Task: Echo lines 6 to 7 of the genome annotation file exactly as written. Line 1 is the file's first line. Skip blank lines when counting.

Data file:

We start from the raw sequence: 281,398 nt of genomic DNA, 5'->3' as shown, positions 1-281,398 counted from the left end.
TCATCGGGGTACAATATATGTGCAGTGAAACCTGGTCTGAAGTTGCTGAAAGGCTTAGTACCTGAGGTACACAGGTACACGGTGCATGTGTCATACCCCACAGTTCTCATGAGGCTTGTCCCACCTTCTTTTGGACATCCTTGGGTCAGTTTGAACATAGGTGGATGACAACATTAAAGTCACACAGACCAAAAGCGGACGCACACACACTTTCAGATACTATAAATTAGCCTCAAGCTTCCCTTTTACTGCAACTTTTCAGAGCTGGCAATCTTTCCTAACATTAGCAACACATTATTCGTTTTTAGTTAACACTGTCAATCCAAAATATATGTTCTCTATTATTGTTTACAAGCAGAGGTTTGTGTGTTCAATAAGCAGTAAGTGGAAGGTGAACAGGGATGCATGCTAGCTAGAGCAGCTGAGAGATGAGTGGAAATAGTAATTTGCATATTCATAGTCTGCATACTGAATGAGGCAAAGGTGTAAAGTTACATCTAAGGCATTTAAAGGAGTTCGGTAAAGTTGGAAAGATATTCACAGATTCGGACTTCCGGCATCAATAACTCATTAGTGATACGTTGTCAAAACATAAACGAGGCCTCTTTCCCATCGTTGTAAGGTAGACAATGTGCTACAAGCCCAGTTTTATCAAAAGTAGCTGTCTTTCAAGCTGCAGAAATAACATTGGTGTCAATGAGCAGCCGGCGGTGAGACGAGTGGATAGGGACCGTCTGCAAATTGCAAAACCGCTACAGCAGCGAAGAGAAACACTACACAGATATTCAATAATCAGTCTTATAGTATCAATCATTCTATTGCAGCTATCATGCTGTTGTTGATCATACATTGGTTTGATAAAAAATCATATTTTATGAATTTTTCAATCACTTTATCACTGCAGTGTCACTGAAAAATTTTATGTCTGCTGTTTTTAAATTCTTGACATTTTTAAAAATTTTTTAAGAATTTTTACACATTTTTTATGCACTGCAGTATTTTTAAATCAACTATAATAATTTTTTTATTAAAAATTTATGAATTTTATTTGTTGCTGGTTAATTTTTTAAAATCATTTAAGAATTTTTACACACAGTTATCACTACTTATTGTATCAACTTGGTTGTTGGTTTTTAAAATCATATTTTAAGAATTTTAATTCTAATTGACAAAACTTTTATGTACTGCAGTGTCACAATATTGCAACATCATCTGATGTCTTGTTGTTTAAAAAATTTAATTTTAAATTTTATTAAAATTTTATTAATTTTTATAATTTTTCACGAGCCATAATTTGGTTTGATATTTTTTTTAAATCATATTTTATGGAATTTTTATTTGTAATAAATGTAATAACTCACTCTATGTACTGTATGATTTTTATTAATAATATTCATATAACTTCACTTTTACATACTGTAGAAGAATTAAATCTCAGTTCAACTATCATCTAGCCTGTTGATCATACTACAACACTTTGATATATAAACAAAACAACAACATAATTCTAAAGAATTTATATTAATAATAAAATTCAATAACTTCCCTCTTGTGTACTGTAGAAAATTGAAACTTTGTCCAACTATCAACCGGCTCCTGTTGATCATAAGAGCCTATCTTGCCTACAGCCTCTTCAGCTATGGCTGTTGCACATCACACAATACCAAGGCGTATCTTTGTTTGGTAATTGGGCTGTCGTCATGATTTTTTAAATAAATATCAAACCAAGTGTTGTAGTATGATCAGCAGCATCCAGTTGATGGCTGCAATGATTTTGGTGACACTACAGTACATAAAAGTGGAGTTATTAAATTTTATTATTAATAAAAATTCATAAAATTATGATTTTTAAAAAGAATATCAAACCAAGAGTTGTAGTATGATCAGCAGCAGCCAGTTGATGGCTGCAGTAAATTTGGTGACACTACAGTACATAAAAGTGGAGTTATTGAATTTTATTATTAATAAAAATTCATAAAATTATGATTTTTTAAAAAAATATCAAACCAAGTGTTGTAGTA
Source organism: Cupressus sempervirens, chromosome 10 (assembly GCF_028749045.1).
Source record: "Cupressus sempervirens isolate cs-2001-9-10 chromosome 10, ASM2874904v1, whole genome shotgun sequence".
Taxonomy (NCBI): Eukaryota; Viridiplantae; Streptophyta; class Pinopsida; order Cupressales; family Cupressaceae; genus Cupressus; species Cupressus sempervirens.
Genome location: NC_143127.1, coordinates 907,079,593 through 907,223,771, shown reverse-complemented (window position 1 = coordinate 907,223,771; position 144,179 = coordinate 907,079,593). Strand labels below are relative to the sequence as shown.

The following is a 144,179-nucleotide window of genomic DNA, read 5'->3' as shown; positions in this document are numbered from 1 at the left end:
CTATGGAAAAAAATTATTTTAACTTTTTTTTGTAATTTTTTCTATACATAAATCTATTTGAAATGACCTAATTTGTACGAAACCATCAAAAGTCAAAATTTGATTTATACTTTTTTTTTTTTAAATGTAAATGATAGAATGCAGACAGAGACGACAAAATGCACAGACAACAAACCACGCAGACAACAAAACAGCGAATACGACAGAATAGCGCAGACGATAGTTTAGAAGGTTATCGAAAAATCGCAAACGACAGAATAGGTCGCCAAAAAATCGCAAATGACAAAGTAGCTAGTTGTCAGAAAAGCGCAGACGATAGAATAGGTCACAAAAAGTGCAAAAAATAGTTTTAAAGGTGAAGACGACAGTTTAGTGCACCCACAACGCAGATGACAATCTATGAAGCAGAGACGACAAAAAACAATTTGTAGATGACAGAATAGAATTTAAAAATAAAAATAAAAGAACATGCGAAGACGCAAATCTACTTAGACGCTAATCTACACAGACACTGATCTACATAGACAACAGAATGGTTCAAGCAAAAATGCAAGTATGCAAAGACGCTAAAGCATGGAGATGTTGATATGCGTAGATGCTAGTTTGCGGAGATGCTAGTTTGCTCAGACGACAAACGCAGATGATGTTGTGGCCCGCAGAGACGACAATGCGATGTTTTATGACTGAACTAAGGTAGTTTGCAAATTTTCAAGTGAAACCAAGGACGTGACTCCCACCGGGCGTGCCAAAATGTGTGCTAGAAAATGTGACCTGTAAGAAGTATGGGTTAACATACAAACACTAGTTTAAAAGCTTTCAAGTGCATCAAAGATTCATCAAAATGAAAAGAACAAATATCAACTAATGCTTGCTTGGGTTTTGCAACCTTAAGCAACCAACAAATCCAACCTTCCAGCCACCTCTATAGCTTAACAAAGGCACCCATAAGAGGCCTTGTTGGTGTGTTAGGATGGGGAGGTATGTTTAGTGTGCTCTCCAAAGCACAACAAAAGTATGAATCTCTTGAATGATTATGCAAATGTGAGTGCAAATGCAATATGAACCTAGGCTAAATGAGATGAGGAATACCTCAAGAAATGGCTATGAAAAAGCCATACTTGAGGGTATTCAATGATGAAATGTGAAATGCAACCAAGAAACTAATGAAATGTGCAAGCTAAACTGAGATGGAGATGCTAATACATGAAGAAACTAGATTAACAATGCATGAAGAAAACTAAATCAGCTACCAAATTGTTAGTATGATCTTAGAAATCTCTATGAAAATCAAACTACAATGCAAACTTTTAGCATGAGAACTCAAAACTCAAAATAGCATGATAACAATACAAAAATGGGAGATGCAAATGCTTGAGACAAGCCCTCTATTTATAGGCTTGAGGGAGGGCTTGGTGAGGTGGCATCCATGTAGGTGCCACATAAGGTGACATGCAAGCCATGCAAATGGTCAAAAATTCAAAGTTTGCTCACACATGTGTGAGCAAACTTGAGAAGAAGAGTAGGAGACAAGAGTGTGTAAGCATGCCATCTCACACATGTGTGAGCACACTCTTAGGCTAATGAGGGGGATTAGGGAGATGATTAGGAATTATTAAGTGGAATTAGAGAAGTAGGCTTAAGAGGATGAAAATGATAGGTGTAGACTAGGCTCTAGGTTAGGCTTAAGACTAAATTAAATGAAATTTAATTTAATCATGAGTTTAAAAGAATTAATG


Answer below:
Genome location: NC_143127.1, coordinates 907,079,593 through 907,223,771, shown reverse-complemented (window position 1 = coordinate 907,223,771; position 144,179 = coordinate 907,079,593). Strand labels below are relative to the sequence as shown.

The following is a 144,179-nucleotide window of genomic DNA, read 5'->3' as shown; positions in this document are numbered from 1 at the left end: